DVDs: a feast of high drama and animation

From teenage vampires to sweary spin doctors, Ben Walsh offers his selection of the best of the year's television and film on disc


Moon (15)
Duncan "David Bowie's son" Jones's lo-fi sci-fi (right), which features no sex, very little violence or budget, and ostensibly one actor (Sam Rockwell), is a cerebral delight. Sam Bell (Rockwell), like ET, wants to go home; three years working on the dark side of the Moon with only Kevin Spacey's creepy voice, as spaceship computer, Gerty, will do that. Sam's suffering hallucinations and headaches and a near-fatal accident lands him in the infirmary. He awakes to find a younger version of himself stalking his bed. Jones's intelligently constructed, distinctly retro film borrows from the best – Silent Running, Alien, Blade Runner, Solaris, Dark Star and Outland – and is the best kind of paranoia movie, with unfussy dialogue, a heightened sense of isolation and corporate wickedness to the fore. Low-budget sci-fi of the year.

Star Trek (12)
J J Abrams's rollicking take on Star Trek is the most enjoyable since the original 1960s series, foregoing the earnest drivel about "directives" of the latter incarnations. It chronicles the early years in the life of Kirk (Chris Pine), Spock (Zachary Quinto), Bones, Uhura et al, all young, brash cadets at Starfleet Academy. The baddie of the piece, Nero (Eric Bana), a deranged Romulan, is secondary to the animosity/love between young Spock and Kirk, with Bones whining in the middle. Huge fun and breathtaking action.

Timecrimes (15)
A weary middle-aged man, Hector (Karra Elejalde), follows a naked woman into the woods and ends up being stabbed by a maniac who has bandages wrapped round his head. Hector stumbles into a creepy research facility and bumps into a scientist (Nacho Vigalondo, the film's director), who places him in a tank of white liquid. When Hector emerges he discovers he has gone back in time by an hour. This inventive Spanish mind-twister is that rare thing – an original sci-fi film – so Hollywood is remaking it. The good news is that David Cronenberg is set to direct.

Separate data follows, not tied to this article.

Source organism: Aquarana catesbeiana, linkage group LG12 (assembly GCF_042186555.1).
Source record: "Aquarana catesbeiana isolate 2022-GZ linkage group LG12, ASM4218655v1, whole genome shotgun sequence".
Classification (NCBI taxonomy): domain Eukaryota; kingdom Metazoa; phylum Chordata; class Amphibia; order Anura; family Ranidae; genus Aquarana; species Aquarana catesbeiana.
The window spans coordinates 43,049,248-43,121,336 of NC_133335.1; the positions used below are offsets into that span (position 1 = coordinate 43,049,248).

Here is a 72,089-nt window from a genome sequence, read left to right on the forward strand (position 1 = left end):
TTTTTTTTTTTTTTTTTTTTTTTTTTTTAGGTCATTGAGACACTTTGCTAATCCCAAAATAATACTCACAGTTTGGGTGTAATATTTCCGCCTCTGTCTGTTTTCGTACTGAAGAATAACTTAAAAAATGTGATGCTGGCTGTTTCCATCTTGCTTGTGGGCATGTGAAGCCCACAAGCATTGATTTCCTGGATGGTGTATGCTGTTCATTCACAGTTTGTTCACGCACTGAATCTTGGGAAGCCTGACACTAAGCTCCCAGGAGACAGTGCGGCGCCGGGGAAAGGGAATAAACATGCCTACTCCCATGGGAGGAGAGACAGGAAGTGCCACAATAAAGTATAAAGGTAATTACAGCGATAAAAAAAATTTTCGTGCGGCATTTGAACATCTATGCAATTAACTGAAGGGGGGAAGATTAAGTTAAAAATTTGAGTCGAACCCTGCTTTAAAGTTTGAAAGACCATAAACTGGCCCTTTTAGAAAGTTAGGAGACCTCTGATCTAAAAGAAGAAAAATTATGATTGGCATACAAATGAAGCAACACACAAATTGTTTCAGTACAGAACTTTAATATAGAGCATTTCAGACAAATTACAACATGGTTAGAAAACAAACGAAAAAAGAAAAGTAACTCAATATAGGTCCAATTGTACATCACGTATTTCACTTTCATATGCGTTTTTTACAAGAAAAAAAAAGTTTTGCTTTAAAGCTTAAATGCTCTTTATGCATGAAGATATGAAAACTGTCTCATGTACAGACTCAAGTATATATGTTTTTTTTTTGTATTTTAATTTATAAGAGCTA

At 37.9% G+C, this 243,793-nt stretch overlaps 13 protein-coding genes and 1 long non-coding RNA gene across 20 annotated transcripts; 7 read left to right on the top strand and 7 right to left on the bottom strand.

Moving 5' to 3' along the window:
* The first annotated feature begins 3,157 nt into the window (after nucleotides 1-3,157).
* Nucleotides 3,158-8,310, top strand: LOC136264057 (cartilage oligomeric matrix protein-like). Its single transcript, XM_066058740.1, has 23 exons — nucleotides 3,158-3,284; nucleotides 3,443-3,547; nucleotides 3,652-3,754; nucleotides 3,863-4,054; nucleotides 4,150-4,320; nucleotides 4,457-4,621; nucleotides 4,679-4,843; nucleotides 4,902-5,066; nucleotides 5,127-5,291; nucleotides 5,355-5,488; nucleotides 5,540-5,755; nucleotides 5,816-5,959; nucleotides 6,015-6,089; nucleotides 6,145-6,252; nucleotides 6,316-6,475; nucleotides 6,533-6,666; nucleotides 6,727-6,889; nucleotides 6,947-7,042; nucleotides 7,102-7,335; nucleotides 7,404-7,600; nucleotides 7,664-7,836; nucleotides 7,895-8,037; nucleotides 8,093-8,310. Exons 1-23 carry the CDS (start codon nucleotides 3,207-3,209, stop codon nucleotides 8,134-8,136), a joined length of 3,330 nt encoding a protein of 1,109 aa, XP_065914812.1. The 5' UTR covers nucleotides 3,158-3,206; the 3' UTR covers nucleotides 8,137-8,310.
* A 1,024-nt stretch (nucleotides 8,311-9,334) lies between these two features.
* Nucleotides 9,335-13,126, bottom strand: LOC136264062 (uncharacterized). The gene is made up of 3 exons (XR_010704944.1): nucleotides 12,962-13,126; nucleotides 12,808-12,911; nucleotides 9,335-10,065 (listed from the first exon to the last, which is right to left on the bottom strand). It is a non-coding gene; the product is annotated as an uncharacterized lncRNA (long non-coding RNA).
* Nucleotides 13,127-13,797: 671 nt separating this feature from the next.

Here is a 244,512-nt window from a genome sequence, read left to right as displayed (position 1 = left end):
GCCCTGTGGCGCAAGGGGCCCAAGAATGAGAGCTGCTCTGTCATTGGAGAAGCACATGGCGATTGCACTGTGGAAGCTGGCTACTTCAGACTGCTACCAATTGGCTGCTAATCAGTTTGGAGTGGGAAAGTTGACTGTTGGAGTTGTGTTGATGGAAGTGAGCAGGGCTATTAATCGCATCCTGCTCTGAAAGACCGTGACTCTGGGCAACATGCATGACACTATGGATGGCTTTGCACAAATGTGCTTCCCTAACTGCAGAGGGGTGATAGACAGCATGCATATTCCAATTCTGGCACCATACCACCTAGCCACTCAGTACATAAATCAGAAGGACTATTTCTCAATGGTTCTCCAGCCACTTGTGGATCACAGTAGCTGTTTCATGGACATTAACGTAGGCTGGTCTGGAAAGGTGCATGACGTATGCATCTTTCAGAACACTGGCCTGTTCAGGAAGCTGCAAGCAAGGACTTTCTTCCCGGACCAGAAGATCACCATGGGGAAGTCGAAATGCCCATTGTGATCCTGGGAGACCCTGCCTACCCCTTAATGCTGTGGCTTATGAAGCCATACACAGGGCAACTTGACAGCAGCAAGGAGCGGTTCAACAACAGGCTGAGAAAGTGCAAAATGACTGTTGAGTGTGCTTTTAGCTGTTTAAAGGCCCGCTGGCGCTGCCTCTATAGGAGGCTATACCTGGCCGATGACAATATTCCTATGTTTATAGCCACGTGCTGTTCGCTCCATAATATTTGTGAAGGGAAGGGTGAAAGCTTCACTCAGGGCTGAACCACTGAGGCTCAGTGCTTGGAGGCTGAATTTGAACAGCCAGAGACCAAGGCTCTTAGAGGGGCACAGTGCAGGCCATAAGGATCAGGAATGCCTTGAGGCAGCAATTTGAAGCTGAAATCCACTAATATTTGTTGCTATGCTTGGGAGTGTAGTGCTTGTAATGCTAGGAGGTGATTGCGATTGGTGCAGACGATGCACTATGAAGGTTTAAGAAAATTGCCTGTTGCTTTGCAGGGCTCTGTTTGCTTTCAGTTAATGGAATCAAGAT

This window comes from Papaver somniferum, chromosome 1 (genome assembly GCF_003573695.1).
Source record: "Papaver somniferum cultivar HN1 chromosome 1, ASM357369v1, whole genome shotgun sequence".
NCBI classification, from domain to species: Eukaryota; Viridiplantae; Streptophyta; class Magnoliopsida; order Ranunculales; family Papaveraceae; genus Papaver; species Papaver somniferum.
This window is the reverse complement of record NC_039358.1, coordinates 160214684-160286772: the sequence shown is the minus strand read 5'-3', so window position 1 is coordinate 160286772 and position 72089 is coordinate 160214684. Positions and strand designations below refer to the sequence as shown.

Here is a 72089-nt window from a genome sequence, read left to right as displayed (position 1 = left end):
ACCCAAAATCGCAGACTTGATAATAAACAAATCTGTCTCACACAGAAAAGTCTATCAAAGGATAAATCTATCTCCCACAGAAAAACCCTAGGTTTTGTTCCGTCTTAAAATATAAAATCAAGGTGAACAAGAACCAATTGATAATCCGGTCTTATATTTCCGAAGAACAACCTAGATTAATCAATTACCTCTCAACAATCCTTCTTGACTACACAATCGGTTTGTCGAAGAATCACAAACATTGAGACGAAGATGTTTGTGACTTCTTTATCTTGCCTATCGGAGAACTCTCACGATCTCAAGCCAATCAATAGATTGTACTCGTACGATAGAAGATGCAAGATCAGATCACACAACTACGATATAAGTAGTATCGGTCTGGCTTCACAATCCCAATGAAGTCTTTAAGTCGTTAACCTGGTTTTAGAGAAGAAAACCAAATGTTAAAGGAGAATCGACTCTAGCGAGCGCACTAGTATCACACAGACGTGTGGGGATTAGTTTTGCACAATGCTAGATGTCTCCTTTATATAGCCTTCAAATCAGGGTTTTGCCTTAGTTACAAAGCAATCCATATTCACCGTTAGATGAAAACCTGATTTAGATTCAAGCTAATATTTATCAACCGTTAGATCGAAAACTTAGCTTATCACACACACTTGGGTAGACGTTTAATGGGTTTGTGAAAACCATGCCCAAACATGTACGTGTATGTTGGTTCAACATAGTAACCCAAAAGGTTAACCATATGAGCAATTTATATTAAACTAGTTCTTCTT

Rachel Getting Married (15)
Anne Hathaway's previous performances – Bride Wars, The Devil Wears Prada – didn't suggest she was this good. The wide-eyed ingénue disentangles herself from the mainstream, giving a barnstorming turn as the damaged, wired and entirely inappropriate Kym in Jonathan Demme's low-budget and partly improvised melodrama. Kym, a recovering junkie, takes a break from rehab to attend her sister's wedding at the family house. She behaves patchily throughout: demanding to be chief bridesmaid, bonking the best man and delivering a crushingly embarrassing toast to the bride. Demme's witty and deeply moving film is an acting masterclass, with Rosemarie DeWitt, as Kym's long-suffering sister, and Debra Winger, as the callous mum, excelling.

The Class (15)
François Bégaudeau, a former teacher, plays M Marin, the kind, beleaguered teacher trying desperately to engage with, not condescend to, and inspire his class of unruly 15-year-olds in Laurent Cantet's formidable drama. Based on Bégaudeau's own bestselling tome, this methodically dissects not only the gruelling task of keeping "order" in an inner-city classroom, but the paralysing bureaucracy that engulfs the teaching profession. Excellent.

I've Loved You So Long (12)